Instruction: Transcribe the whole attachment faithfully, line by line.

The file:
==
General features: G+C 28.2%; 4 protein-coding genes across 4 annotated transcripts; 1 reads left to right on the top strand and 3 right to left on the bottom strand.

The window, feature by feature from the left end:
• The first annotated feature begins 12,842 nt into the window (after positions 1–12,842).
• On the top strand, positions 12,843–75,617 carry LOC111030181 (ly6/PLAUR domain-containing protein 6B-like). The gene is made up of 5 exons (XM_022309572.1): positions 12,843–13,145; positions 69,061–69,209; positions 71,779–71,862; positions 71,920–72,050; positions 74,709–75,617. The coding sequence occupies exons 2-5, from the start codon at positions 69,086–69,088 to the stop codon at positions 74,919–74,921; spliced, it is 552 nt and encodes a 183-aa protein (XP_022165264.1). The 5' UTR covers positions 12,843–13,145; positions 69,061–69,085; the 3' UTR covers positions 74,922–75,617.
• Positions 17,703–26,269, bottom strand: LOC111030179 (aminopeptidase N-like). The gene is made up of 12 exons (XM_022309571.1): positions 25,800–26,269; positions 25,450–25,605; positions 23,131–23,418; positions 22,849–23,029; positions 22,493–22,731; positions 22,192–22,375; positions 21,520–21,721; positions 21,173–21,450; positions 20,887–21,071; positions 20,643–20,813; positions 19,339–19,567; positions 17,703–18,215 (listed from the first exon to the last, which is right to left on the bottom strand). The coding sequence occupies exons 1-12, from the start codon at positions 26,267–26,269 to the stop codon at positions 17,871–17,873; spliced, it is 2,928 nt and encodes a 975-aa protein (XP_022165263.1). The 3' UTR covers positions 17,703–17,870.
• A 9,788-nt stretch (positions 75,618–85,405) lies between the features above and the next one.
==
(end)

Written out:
General features: G+C 28.2%; 4 protein-coding genes across 4 annotated transcripts; 1 reads left to right on the top strand and 3 right to left on the bottom strand.

The window, feature by feature from the left end:
• The first annotated feature begins 12,842 nt into the window (after positions 1–12,842).
• On the top strand, positions 12,843–75,617 carry LOC111030181 (ly6/PLAUR domain-containing protein 6B-like). The gene is made up of 5 exons (XM_022309572.1): positions 12,843–13,145; positions 69,061–69,209; positions 71,779–71,862; positions 71,920–72,050; positions 74,709–75,617. The coding sequence occupies exons 2-5, from the start codon at positions 69,086–69,088 to the stop codon at positions 74,919–74,921; spliced, it is 552 nt and encodes a 183-aa protein (XP_022165264.1). The 5' UTR covers positions 12,843–13,145; positions 69,061–69,085; the 3' UTR covers positions 74,922–75,617.
• Positions 17,703–26,269, bottom strand: LOC111030179 (aminopeptidase N-like). The gene is made up of 12 exons (XM_022309571.1): positions 25,800–26,269; positions 25,450–25,605; positions 23,131–23,418; positions 22,849–23,029; positions 22,493–22,731; positions 22,192–22,375; positions 21,520–21,721; positions 21,173–21,450; positions 20,887–21,071; positions 20,643–20,813; positions 19,339–19,567; positions 17,703–18,215 (listed from the first exon to the last, which is right to left on the bottom strand). The coding sequence occupies exons 1-12, from the start codon at positions 26,267–26,269 to the stop codon at positions 17,871–17,873; spliced, it is 2,928 nt and encodes a 975-aa protein (XP_022165263.1). The 3' UTR covers positions 17,703–17,870.
• A 9,788-nt stretch (positions 75,618–85,405) lies between the features above and the next one.